For years, the Federal Bureau of Investigation has been lobbying for backdoor access to the communications of every American. The Bureau has long argued it is “going dark” and can’t access communications protected by encryption. This concern was the basis of the famous Apple v. FBI case, where the FBI attempted to force Apple to break the encryption protecting the iPhone of San Bernardino, CA terrorist Syed Rizwan Farook. Now, a damning report released by the Department of Justice Inspector General casts significant doubt on that argument and the FBI’s honesty in making it.
The report found that a key entity within the FBI was not even asked for assistance with gaining access to the encrypted Farook iPhone until a few days before the DOJ sued Apple to compel it to build a backdoor into the iPhone. The March 27 report by DOJ IG Michael E. Horowitz called into question the commitment of FBI officials to finding a technical solution to its “going dark” problem, instead of compelling device manufacturers to build in backdoors that grant law enforcement officials privileged access and undermine the cybersecurity of the device. The report was spurred by concerns from FBI Executive Assistant Director Amy Hess that the FBI may have had techniques available to exploit the Farook iPhone at the same time that FBI officials were testifying in Congress and filing affidavits in court saying that the FBI could not gain access.
The FBI entity that was not asked for timely assistance in accessing the iPhone’s contents — the Remote Operations Unit (ROU) — is responsible for providing such assistance when the FBI is conducting a national security investigation. The Farook investigation was being conducted for criminal purposes, and a different FBI entity – the Cryptographic and Electronic Analysis Unit (CEAU) – provides such assistance in criminal cases.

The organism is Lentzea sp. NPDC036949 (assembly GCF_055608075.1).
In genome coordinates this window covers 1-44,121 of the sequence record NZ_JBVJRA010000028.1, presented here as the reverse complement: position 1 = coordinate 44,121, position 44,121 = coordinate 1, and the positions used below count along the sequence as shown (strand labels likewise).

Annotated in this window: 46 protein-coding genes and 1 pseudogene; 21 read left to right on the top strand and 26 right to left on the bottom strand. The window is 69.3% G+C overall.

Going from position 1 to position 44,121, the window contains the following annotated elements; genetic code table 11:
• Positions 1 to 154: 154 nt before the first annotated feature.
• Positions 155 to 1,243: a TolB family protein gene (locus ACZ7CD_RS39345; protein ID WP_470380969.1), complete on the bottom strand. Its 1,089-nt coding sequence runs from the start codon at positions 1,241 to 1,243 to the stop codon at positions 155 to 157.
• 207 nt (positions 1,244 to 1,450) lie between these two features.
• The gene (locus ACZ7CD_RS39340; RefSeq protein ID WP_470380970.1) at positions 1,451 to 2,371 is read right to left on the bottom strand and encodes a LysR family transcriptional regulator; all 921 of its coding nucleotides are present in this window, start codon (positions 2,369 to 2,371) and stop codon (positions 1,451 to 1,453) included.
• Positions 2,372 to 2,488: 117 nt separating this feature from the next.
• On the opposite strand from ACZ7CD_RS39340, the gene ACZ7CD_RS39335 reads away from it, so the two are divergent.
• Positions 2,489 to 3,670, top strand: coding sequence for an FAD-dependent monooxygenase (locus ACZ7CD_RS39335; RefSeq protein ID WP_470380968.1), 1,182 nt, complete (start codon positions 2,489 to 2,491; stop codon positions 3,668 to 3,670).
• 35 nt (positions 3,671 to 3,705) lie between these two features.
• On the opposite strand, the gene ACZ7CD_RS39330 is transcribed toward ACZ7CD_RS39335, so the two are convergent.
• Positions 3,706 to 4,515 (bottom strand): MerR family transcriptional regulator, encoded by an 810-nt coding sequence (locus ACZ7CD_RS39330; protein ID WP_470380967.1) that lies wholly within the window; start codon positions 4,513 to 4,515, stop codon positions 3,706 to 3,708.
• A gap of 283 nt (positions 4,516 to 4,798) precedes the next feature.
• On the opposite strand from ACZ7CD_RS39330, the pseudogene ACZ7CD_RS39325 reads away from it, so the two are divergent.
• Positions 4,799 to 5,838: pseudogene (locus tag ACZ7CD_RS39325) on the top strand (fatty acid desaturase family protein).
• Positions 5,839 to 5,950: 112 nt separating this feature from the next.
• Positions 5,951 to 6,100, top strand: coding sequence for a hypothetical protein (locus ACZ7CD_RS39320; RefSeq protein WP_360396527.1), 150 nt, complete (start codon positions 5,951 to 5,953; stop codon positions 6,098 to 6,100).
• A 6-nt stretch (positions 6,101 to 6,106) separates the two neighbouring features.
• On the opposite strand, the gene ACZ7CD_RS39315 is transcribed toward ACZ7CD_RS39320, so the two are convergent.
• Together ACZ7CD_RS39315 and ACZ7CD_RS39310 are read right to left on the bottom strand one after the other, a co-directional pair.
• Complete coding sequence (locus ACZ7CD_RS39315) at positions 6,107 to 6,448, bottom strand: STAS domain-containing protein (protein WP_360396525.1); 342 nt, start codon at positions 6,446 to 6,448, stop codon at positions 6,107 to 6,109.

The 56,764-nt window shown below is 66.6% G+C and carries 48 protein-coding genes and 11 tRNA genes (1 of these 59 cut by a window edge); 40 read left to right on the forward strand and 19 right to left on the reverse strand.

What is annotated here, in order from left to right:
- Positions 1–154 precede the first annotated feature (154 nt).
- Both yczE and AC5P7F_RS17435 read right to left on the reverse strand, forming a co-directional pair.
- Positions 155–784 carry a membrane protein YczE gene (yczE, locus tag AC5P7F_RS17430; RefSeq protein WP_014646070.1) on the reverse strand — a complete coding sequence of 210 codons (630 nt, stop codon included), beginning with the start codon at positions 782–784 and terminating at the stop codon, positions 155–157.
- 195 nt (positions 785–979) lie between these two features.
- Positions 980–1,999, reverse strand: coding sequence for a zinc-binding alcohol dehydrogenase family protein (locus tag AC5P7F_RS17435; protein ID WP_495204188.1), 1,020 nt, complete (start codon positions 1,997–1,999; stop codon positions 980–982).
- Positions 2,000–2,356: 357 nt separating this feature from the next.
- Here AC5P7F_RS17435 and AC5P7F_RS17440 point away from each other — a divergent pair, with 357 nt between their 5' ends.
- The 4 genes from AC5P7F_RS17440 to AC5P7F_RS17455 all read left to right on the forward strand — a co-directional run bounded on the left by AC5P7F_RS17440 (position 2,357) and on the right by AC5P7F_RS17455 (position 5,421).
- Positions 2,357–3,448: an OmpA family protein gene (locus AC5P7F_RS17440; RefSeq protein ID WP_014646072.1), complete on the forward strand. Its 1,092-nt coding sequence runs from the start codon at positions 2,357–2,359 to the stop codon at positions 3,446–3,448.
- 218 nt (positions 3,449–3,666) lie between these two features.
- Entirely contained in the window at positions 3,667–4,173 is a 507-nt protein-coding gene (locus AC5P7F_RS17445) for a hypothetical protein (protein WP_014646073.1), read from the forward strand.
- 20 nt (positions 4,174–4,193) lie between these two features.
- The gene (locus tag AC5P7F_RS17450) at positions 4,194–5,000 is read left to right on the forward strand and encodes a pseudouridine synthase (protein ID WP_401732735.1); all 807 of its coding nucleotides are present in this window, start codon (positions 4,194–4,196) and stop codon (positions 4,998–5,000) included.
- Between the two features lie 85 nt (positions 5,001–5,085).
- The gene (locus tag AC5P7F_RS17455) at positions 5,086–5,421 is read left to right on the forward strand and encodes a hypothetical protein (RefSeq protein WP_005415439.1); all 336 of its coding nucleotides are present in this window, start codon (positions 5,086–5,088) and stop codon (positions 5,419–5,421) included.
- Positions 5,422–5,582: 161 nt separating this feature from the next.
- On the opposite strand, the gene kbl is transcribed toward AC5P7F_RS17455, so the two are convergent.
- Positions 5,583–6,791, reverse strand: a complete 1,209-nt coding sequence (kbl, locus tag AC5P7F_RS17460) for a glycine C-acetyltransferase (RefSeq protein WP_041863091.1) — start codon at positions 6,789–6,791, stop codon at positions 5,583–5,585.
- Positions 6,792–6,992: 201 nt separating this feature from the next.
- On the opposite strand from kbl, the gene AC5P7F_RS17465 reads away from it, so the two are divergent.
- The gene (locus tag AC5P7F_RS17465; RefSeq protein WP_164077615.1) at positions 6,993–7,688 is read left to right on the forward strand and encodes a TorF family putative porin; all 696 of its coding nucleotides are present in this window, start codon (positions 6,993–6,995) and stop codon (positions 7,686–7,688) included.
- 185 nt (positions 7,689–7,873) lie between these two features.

If the ROU had been timely asked for assistance, the FBI might never have filed its lawsuit against Apple to compel it to assist, and might never have complained to Congress about its inability to access the phone. The ROU knew all along that one of its outside vendors “was almost 90% of the way toward a solution that the vendor had been working on for many months.” This vendor was asked for assistance at some point after a February 11, 2016 division meeting – more than two months after the December 2 attack by Mr. Farook, and just two days before FBI Director Comey testified to Congress that the FBI did not have a technical solution to get into the iPhone. The FBI sought and obtained a court order to compel Apple to assist with the iPhone on February 16, just days before the FBI’s ROU was asked if it had access to a technical solution. The vendor completed the solution on March 16, demonstrated it to FBI leadership on March 20, and the DOJ notified the court on March 21, terminating the litigation.
While the IG found that the FBI did not have the capability to exploit the Farook iPhone at the time it filed the litigation against Apple and testified in Congress, it also found that the FBI did not try hard enough to develop that capability without Apple’s assistance.
Perhaps the most damning part of the report is the IG’s telling of the reaction of the FBI CEAU chief to the news that the ROU had finally sought assistance from an outside vendor who had already almost completed work on a solution.
The CEAU Chief told the [IG] that, after the outside vendor came forward, he became frustrated that the case against Apple could no longer go forward, and he vented his frustration to the ROU Chief. He acknowledged that during this conversation between the two, he expressed disappointment that the ROU Chief had engaged an outside vendor to assist with the Farook iPhone, asking the ROU Chief ‘Why did you do that for?’ [p. 8]
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Further, the CEAU Chief may not have been interested in researching all possible solutions and instead focused only on unclassified techniques that could readily be disclosed in court…. [p. 9]
What conclusions should policy makers draw from the IG report? First, that not all of the FBI may be committed to finding a technical solution to the problem of accessing iPhones and other devices and may instead prefer a solution that involves building in backdoors that threaten everyone’s cybersecurity. Second, that claims that no technical solutions are available should be interrogated thoroughly. Third – and it’s difficult to say this about what should be the premier law enforcement agency in the country – when it comes to the FBI’s claims about encryption: trust, but verify.